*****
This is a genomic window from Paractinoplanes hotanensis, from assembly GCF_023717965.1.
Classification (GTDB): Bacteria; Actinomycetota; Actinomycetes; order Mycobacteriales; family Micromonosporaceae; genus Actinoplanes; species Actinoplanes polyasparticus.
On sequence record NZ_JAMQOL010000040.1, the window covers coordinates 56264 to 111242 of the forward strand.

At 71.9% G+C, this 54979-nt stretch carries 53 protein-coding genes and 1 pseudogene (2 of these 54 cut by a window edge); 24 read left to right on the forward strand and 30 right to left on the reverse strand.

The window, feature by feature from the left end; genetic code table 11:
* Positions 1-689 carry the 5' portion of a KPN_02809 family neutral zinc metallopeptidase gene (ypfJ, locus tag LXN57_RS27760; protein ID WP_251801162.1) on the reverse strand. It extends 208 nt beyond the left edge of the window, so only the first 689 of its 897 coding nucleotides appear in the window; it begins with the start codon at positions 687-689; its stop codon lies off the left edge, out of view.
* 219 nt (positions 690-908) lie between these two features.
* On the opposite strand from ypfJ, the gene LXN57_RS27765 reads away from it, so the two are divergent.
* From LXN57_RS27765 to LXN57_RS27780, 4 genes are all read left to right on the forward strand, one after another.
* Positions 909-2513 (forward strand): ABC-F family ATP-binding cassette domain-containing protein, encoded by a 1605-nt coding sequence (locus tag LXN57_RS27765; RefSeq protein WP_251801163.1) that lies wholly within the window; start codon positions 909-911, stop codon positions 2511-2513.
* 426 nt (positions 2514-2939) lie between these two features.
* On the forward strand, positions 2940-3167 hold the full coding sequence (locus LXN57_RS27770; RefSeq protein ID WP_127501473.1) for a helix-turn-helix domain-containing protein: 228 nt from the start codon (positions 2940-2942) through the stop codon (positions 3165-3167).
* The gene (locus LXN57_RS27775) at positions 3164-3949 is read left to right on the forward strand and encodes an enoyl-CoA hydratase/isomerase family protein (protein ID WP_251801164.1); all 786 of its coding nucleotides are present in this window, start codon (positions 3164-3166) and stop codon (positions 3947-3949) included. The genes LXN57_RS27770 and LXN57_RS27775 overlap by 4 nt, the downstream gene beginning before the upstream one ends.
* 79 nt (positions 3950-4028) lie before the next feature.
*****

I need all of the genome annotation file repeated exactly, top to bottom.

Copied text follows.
This is a genomic window from Paractinoplanes hotanensis, from assembly GCF_023717965.1.
Classification (GTDB): Bacteria; Actinomycetota; Actinomycetes; order Mycobacteriales; family Micromonosporaceae; genus Actinoplanes; species Actinoplanes polyasparticus.
On sequence record NZ_JAMQOL010000040.1, the window covers coordinates 56264 to 111242 of the forward strand.

At 71.9% G+C, this 54979-nt stretch carries 53 protein-coding genes and 1 pseudogene (2 of these 54 cut by a window edge); 24 read left to right on the forward strand and 30 right to left on the reverse strand.

The window, feature by feature from the left end; genetic code table 11:
* Positions 1-689 carry the 5' portion of a KPN_02809 family neutral zinc metallopeptidase gene (ypfJ, locus tag LXN57_RS27760; protein ID WP_251801162.1) on the reverse strand. It extends 208 nt beyond the left edge of the window, so only the first 689 of its 897 coding nucleotides appear in the window; it begins with the start codon at positions 687-689; its stop codon lies off the left edge, out of view.
* 219 nt (positions 690-908) lie between these two features.
* On the opposite strand from ypfJ, the gene LXN57_RS27765 reads away from it, so the two are divergent.
* From LXN57_RS27765 to LXN57_RS27780, 4 genes are all read left to right on the forward strand, one after another.
* Positions 909-2513 (forward strand): ABC-F family ATP-binding cassette domain-containing protein, encoded by a 1605-nt coding sequence (locus tag LXN57_RS27765; RefSeq protein WP_251801163.1) that lies wholly within the window; start codon positions 909-911, stop codon positions 2511-2513.
* 426 nt (positions 2514-2939) lie between these two features.
* On the forward strand, positions 2940-3167 hold the full coding sequence (locus LXN57_RS27770; RefSeq protein ID WP_127501473.1) for a helix-turn-helix domain-containing protein: 228 nt from the start codon (positions 2940-2942) through the stop codon (positions 3165-3167).
* The gene (locus LXN57_RS27775) at positions 3164-3949 is read left to right on the forward strand and encodes an enoyl-CoA hydratase/isomerase family protein (protein ID WP_251801164.1); all 786 of its coding nucleotides are present in this window, start codon (positions 3164-3166) and stop codon (positions 3947-3949) included. The genes LXN57_RS27770 and LXN57_RS27775 overlap by 4 nt, the downstream gene beginning before the upstream one ends.
* 79 nt (positions 3950-4028) lie before the next feature.